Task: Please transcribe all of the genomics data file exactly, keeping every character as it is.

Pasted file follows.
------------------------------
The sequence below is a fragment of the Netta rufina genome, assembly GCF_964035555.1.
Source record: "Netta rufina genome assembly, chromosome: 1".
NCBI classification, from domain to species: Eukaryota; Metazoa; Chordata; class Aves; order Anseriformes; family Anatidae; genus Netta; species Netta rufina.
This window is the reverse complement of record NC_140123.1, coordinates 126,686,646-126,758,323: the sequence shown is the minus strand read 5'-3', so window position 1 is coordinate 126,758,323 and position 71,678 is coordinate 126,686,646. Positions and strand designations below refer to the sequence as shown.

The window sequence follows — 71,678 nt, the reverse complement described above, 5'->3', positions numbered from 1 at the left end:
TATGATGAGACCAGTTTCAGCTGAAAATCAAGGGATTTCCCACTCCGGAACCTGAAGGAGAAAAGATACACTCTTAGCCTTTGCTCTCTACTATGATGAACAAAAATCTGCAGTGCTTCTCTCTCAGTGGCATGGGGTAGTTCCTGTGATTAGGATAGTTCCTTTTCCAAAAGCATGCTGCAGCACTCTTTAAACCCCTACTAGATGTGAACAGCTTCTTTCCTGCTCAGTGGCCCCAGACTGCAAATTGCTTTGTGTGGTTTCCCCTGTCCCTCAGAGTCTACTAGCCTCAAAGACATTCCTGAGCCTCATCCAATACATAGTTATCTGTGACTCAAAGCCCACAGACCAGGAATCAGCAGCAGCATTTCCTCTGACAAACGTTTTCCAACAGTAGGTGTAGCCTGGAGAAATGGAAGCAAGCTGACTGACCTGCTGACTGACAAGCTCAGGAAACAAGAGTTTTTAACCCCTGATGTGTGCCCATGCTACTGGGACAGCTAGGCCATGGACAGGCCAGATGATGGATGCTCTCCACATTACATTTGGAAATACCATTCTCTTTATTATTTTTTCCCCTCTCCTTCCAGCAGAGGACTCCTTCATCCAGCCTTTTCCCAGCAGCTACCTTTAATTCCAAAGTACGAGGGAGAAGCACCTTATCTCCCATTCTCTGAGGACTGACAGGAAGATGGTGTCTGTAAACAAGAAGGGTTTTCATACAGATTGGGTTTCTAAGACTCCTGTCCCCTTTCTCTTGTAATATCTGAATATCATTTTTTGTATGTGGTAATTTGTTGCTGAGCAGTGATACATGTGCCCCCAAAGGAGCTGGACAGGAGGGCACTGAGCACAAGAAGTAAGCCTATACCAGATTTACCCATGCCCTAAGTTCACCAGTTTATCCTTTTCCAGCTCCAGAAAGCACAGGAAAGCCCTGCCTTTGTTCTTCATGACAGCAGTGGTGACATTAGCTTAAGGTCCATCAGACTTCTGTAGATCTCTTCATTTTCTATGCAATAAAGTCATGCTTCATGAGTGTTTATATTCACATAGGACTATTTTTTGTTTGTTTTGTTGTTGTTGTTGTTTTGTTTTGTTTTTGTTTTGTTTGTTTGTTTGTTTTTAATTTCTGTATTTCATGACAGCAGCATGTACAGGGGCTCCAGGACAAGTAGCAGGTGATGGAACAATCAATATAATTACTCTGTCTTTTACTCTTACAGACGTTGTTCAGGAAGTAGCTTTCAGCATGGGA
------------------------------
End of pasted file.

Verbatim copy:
The sequence below is a fragment of the Netta rufina genome, assembly GCF_964035555.1.
Source record: "Netta rufina genome assembly, chromosome: 1".
NCBI classification, from domain to species: Eukaryota; Metazoa; Chordata; class Aves; order Anseriformes; family Anatidae; genus Netta; species Netta rufina.
This window is the reverse complement of record NC_140123.1, coordinates 126,686,646-126,758,323: the sequence shown is the minus strand read 5'-3', so window position 1 is coordinate 126,758,323 and position 71,678 is coordinate 126,686,646. Positions and strand designations below refer to the sequence as shown.

The window sequence follows — 71,678 nt, the reverse complement described above, 5'->3', positions numbered from 1 at the left end:
TATGATGAGACCAGTTTCAGCTGAAAATCAAGGGATTTCCCACTCCGGAACCTGAAGGAGAAAAGATACACTCTTAGCCTTTGCTCTCTACTATGATGAACAAAAATCTGCAGTGCTTCTCTCTCAGTGGCATGGGGTAGTTCCTGTGATTAGGATAGTTCCTTTTCCAAAAGCATGCTGCAGCACTCTTTAAACCCCTACTAGATGTGAACAGCTTCTTTCCTGCTCAGTGGCCCCAGACTGCAAATTGCTTTGTGTGGTTTCCCCTGTCCCTCAGAGTCTACTAGCCTCAAAGACATTCCTGAGCCTCATCCAATACATAGTTATCTGTGACTCAAAGCCCACAGACCAGGAATCAGCAGCAGCATTTCCTCTGACAAACGTTTTCCAACAGTAGGTGTAGCCTGGAGAAATGGAAGCAAGCTGACTGACCTGCTGACTGACAAGCTCAGGAAACAAGAGTTTTTAACCCCTGATGTGTGCCCATGCTACTGGGACAGCTAGGCCATGGACAGGCCAGATGATGGATGCTCTCCACATTACATTTGGAAATACCATTCTCTTTATTATTTTTTCCCCTCTCCTTCCAGCAGAGGACTCCTTCATCCAGCCTTTTCCCAGCAGCTACCTTTAATTCCAAAGTACGAGGGAGAAGCACCTTATCTCCCATTCTCTGAGGACTGACAGGAAGATGGTGTCTGTAAACAAGAAGGGTTTTCATACAGATTGGGTTTCTAAGACTCCTGTCCCCTTTCTCTTGTAATATCTGAATATCATTTTTTGTATGTGGTAATTTGTTGCTGAGCAGTGATACATGTGCCCCCAAAGGAGCTGGACAGGAGGGCACTGAGCACAAGAAGTAAGCCTATACCAGATTTACCCATGCCCTAAGTTCACCAGTTTATCCTTTTCCAGCTCCAGAAAGCACAGGAAAGCCCTGCCTTTGTTCTTCATGACAGCAGTGGTGACATTAGCTTAAGGTCCATCAGACTTCTGTAGATCTCTTCATTTTCTATGCAATAAAGTCATGCTTCATGAGTGTTTATATTCACATAGGACTATTTTTTGTTTGTTTTGTTGTTGTTGTTGTTTTGTTTTGTTTTTGTTTTGTTTGTTTGTTTGTTTTTAATTTCTGTATTTCATGACAGCAGCATGTACAGGGGCTCCAGGACAAGTAGCAGGTGATGGAACAATCAATATAATTACTCTGTCTTTTACTCTTACAGACGTTGTTCAGGAAGTAGCTTTCAGCATGGGA